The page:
In 1910 Prince Alexander nearly died from stomach typhus and was left with stomach problems for the rest of his life. In the run-up to the First Balkan War, Alexander played the role of a diplomat, visiting Sofia to meet Tsar Ferdinand of Bulgaria for secret talks for a Balkan League, which was intended to drive the Ottomans out of the Balkans. Both Bulgaria and Serbia had rival claims to the Ottoman region of Macedonia, and the talks with Ferdinand, known as "Foxy Ferdinand" due to his cunning, were difficult. Together with Ferdinand's son, Crown Prince Boris (the future Tsar Boris III), Alexander traveled to St. Petersburg to see Nicholas II to ask for Russian mediation on certain points that were dividing the Serbs and Bulgarians. In March 1912, Serbia and Bulgaria signed an alliance that was later joined by Greece.
Balkan Wars and World War[edit | edit source]
In the First Balkan War in 1912, as commander of the First Army, Crown Prince Alexander fought victorious battles in Kumanovo and Bitola. One of Alexander's most cherished moments came when he drove the Ottomans out of Kosovo and on 28 October 1912 led the Serb Army on a review on the Field of Blackbirds. The Field of Blackbirds was where the Serbs under Prince Lazar had been defeated in a legendary battle by the Ottoman Sultan Murad I on 28 June 1389 and is regarded by the Serbs as holy ground. It was a great honor for him to pay his respects to the Serbs who had fallen on the Field of Blackbirds in 1389. Later in 1913, during the Second Balkan War, Alexander commanded the Serb Army at the Battle of Bregalnica.
After the Turks' withdrawal from Skopje (most of whom had left after the Albanian Revolt of 1912), Prince Alexander was met with flowers by the local people. He stopped and asked a seven-year-old girl, Vaska Zoicheva, "What are you?" (Pa shta si ti?) When she replied "Bulgarian!" (Bugarka!), the prince slapped her. This news of the event spread quickly around Bulgaria. In 1920 and 1921, Serbian authorities searched for the girl's father, Danail Zoichev, and offered him money to renounce the event as fictional, but he refused.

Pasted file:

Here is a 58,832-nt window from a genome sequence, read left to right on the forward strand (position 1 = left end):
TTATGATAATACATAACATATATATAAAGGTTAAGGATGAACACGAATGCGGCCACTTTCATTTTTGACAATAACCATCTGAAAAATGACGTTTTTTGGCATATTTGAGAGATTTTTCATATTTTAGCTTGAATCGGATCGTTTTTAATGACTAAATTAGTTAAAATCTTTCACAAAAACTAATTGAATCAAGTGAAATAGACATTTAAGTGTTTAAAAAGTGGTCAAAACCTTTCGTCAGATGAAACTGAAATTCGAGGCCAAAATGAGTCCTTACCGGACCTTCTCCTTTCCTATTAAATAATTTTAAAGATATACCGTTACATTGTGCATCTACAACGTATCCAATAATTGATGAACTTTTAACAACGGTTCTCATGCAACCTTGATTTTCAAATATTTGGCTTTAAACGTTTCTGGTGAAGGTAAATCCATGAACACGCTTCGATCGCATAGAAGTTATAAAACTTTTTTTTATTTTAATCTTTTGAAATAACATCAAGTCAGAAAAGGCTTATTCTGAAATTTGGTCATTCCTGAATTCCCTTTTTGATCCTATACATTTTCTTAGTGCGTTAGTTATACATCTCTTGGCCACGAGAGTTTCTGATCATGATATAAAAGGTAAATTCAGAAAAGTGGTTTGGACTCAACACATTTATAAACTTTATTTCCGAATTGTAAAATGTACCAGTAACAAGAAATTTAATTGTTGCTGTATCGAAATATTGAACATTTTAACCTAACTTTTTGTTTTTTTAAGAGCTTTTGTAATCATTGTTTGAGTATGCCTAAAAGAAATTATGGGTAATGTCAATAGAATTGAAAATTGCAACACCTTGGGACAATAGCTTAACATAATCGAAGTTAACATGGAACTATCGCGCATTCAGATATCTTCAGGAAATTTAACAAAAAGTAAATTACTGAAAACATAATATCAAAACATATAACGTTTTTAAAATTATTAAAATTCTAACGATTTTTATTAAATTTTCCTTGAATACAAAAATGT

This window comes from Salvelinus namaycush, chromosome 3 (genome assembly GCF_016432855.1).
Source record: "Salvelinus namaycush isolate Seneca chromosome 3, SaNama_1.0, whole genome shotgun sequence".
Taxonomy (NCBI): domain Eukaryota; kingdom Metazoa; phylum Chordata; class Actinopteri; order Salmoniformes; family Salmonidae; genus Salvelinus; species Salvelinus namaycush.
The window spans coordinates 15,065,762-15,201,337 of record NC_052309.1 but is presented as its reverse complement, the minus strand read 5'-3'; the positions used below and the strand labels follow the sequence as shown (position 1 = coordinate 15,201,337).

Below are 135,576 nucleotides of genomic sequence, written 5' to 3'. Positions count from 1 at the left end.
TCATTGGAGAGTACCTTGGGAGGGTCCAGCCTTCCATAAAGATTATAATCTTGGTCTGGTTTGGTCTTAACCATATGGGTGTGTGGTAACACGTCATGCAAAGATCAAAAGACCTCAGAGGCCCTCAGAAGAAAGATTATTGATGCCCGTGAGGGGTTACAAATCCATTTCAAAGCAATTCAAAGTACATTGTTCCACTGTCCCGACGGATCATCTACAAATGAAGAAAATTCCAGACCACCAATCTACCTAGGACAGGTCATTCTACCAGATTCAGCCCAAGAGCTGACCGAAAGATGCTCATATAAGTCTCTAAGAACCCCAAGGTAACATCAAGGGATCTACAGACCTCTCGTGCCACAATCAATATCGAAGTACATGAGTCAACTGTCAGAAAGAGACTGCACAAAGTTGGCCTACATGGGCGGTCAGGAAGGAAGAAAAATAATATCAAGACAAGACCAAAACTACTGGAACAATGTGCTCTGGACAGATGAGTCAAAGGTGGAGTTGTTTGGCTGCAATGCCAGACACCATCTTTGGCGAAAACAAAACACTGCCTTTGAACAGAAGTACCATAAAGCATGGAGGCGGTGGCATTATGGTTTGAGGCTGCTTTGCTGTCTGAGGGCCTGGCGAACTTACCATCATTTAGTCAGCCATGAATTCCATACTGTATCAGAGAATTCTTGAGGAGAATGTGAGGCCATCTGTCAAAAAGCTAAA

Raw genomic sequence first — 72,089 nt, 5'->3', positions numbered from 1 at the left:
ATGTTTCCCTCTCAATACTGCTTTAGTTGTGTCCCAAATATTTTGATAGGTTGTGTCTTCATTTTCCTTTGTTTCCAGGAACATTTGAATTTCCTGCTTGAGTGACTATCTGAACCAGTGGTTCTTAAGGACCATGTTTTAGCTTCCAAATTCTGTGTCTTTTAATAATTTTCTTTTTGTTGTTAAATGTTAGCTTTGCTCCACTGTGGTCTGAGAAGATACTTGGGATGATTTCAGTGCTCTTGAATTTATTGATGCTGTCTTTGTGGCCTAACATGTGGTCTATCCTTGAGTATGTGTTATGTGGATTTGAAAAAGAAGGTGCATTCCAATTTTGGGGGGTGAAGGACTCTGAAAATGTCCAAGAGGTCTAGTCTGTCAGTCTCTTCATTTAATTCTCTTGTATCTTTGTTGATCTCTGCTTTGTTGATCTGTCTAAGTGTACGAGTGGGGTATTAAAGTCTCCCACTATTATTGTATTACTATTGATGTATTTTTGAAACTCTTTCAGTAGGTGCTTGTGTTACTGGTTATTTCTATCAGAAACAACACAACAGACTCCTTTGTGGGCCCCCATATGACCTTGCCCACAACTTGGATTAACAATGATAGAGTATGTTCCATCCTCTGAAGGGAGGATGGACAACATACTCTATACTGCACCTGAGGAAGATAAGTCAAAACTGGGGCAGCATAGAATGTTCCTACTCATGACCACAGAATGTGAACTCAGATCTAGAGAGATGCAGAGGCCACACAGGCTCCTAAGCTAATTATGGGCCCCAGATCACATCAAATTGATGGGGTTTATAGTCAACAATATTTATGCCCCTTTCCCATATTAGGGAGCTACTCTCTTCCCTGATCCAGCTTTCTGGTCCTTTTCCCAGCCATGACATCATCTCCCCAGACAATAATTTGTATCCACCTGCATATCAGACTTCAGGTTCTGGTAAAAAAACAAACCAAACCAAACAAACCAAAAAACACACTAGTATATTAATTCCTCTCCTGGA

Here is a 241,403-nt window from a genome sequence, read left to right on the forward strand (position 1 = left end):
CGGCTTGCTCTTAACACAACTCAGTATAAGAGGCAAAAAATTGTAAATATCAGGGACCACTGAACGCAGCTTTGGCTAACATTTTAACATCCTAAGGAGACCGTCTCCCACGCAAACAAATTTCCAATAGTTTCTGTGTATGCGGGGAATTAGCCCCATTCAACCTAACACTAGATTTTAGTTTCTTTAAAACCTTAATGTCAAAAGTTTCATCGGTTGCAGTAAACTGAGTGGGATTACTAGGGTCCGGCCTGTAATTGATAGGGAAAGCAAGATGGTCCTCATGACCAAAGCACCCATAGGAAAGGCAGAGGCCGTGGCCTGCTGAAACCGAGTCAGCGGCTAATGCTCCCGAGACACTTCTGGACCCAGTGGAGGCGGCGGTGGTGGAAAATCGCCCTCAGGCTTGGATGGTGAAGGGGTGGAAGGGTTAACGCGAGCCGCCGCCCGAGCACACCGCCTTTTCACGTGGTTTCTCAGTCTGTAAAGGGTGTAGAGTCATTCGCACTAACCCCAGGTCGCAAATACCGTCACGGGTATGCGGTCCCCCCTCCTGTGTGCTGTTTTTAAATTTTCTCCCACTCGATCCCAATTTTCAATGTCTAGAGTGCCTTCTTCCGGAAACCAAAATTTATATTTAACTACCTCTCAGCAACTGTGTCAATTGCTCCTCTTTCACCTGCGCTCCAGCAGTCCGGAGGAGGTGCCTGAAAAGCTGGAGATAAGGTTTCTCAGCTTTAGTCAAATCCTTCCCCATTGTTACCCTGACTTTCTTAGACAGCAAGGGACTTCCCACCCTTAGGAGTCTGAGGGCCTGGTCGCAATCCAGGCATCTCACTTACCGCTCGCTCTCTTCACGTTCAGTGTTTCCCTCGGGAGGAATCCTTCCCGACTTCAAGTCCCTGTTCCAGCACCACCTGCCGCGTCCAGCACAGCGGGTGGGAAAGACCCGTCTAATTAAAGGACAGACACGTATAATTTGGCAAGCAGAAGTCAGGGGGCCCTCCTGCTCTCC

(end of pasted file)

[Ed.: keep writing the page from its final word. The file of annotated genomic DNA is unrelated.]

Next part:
In the aftermath of the Second Balkan War, Prince Alexander took sides in the complicated power struggle over how Macedonia should be administered. In this Alexander bested Colonel Dragutin Dimitrijević "Apis" and in the wake of this Alexander's father, King Peter, agreed to hand over royal powers to his son. Though Colonel Dimitrijević was the mastermind of the 1903 coup that had restored the House of Karađorđević to the Serbian throne, Alexander distrusted him, regarding his attempts to set himself up as a "kingmaker" and to have the Serbian Army be a "state within the state" existing outside of civilian control as a major threat. Additionally, Alexander saw Dimitrijević as an irresponsible intriguer who having betrayed one king might always betray another. In January 1914, the Serbian prime minister Nikola Pašić sent a letter to the Emperor Nicholas II in which King Peter expressed a desire for his son to marry one of the daughters of Nicholas. Nicholas in his reply stated that his daughters would not be forced into arranged marriages, but noted Alexander on his most recent trips to St. Petersburg had during dinners at the Winter Palace kept giving loving looks at the Grand Duchess Tatiana, leading him to guess that it was Tatiana whom Alexander wanted to marry. On 24 June 1914, Alexander became Regent of Serbia.
At the outbreak of the World War he was the nominal supreme commander of the Serbian army; true command was in the hands of the Chief of Staff of Supreme Headquarters, a position held by Stepa Stepanović (during the mobilisation), Radomir Putnik (1914–1915), Petar Bojović (1916–1917) and Živojin Mišić (1918). The Serbian army distinguished itself in the battles at Cer and at the Drina (the Battle of Kolubara) in 1914, scoring victories against the invading Austro-Hungarian forces and evicting them from the country. However, the Serbian Army suffered major shortages of equipment with a third of the men called up in August 1914 having no rifles or ammunition and new recruits being advised to bring their own boots and clothing as there were no uniforms for them. Alexander ordered the Serbian police to conduct searches of houses all over Serbia to see if there were any rifles and ammunition to be seized for the army.